I wrote my previous MFW article before the David Wagner rumours started circulating in earnest. In that piece, I highlighted my issues with Stuart Webber and made references to Wagner and the promotion he’d earned at Huddersfield.
Specifically, I emphasised the fact that Wagner didn’t coach the squad he inherited but that Webber allowed him to sign a dozen players in a single season, each cherry-picked as a very specific fit.
Webber later allowed Daniel Farke to do similar, bearing in mind that the Germans had inherited a team of incredible talent that included James Madison, Alex Pritchard, Tim Klose, Nelson Olivera, Cameron Jerome, Ivo Pinto, and Wes Hoolahan. Yet, in just one season, those players were all gone. And we know what happened next… Farke’s first promotion team.
In both cases, there was no evolution but instead revolution. A reshaped first XI engineered almost from scratch.
If Wagner is appointed, then he’s going to need to coach a squad he’s inherited, which is a largely disjointed group of players who have lacked any real sense of cohesion.
In contrast to Norwich, Swansea have struggled financially yet they out-played the Canaries three weeks ago. They were well-coached and well-drilled, with round pegs in round holes. But incredibly, that Russell Martin team included just three of last season’s regulars: Cabango, Grimes, and Fulton.
Swansea only lacked a striker on the day and were very unlucky.
On the other hand, back at Carrow Road, Dean Smith tried to evolve what he inherited and the next coach will have the same problems too.
Can anyone change it in January?
The tragedy of it all is that because of our shambolic recruitment, it would take a very brave coach to tear up some of the contracts at NCFC, strip it back and rebuild from scratch, just as Martin has had the ‘financially imposed freedom’ to do.
In my opinion, no other coach will get any more out of this City squad unless they are brave enough to do something radical.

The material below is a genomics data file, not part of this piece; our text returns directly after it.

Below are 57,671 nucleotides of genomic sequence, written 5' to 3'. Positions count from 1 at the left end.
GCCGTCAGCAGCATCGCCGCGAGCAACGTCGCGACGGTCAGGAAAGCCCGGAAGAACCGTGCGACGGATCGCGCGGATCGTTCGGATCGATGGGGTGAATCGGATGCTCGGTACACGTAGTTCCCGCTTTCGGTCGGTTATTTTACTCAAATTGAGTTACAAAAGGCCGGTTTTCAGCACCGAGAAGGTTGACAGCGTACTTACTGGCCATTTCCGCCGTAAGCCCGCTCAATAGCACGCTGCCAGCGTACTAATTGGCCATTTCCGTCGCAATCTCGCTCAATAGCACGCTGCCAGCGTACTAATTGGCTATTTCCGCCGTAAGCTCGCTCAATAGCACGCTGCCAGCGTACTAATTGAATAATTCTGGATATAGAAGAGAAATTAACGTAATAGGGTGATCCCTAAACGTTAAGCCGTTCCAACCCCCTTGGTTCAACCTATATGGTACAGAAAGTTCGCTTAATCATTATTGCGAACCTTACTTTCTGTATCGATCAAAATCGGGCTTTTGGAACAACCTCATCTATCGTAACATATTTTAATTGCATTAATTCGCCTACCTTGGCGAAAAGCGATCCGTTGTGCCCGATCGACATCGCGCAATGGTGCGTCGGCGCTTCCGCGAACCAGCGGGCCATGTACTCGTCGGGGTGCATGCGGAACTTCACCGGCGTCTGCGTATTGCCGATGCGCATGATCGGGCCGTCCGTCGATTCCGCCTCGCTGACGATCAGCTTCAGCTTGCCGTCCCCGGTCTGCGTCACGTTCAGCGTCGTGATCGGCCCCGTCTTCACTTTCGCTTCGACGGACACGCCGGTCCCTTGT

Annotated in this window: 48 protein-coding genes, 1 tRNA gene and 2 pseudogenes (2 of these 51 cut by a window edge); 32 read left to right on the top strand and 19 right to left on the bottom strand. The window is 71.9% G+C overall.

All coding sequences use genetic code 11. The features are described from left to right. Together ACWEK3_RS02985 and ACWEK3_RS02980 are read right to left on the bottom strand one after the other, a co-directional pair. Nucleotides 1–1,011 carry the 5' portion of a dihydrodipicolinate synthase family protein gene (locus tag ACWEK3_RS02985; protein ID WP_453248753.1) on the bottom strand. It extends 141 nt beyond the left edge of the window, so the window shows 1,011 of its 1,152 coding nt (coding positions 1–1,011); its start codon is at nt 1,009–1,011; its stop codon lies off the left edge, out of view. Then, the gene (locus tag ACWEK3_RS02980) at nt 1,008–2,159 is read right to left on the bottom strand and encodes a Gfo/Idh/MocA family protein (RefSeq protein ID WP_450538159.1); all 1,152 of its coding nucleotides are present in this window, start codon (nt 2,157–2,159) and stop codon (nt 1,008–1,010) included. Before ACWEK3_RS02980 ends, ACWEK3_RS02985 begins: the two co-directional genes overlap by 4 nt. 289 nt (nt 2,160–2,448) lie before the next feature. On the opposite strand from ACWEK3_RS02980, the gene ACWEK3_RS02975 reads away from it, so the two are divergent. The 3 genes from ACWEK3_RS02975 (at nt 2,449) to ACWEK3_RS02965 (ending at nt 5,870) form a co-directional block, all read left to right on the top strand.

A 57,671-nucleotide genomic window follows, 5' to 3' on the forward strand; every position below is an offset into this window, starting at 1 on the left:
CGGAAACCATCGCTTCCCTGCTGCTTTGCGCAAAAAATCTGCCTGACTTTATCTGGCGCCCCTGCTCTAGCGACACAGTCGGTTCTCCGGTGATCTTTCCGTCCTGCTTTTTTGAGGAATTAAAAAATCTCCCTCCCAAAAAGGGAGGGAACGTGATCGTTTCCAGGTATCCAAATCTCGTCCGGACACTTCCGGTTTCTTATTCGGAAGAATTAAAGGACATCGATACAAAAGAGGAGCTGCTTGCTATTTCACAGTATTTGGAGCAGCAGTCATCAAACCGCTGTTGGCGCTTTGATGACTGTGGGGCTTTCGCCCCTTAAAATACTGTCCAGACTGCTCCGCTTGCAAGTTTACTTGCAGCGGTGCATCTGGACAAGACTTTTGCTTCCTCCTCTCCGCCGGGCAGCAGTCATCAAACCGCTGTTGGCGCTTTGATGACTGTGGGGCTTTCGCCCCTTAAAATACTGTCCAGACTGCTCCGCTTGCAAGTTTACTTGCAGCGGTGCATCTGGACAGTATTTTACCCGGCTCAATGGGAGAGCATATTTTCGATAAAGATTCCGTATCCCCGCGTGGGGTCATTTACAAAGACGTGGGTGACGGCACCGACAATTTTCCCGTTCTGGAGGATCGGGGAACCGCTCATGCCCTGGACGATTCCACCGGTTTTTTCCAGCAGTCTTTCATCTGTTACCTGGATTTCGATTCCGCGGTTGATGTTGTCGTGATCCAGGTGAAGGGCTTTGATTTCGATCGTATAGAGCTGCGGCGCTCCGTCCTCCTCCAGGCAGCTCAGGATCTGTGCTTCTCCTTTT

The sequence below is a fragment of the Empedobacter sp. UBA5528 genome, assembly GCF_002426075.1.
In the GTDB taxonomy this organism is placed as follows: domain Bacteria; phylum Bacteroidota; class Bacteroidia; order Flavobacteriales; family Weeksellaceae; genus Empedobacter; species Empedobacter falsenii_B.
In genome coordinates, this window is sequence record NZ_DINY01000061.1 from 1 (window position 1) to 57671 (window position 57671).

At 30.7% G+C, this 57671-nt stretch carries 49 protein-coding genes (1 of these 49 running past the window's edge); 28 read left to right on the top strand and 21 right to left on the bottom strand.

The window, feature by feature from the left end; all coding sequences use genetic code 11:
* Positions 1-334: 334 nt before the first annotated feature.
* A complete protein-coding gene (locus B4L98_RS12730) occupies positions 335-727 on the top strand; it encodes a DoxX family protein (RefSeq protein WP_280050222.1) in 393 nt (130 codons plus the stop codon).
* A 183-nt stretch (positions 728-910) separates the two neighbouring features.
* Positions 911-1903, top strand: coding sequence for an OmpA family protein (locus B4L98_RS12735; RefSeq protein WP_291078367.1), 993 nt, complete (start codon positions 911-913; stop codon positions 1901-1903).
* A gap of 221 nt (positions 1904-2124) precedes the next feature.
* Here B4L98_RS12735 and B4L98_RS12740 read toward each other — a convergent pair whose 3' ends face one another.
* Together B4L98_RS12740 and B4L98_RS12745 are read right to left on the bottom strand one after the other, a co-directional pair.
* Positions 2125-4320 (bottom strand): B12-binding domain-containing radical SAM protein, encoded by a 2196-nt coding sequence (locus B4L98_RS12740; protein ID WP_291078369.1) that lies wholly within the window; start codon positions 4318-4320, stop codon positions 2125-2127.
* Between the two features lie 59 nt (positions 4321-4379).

The sad thing for me is that our best football this season came when Smith opted for a relatively revolutionary system. Teemu Pukki was still absent when Josh Sargent was on fire, Danil Sinani was playing wide of Kieran Dowell, and Todd Cantwell somewhat out-of-position on the left. Liam Gibbs and Marcelino Nunez and/or Kenny McLean were in midfield.
When we reverted back to a more predictable XI, things started to go downhill. But then against Reading, the marked improvement stemmed from a revised system that would have paid dividends, were it not for Kieran Dowell’s error.
When you see how well Swansea played – a team assembled for peanuts and with only three players from last season – the question needs to be asked.
Evolution or revolution?
This is important because Webber needs some very clear thinking when appointing the next coach. He should note why Wagner and Farke were so successful in their first promotion seasons – both had the freedom to build a new starting XI almost as if they were playing fantasy football. That is very different from inheriting a bloated squad, not of your own making.
Unless a new coach arrives with a magic wand, it is possible that the next six months will be spent experimenting and trying to find a solution rather than tweaking one that’s already at hand.
In my eyes, there was an almighty performance from Kenny McLean against Reading and that’s another case in point because in this instance it seemed that Allan Russell got the best game from McLean – a clearly visible tactical shift to that played to Kenny’s strengths.
Therefore it may be prudent for Webber to call on someone close to home to get the house in order before (or at least alongside) the arrival of a new head.
That being said, while Steven Schumacher at Plymouth would be my first choice, David Wagner is a swashbuckling gamble that I’d welcome.
Happy New Year to all! Let’s hope for a better 2023 at NCFC.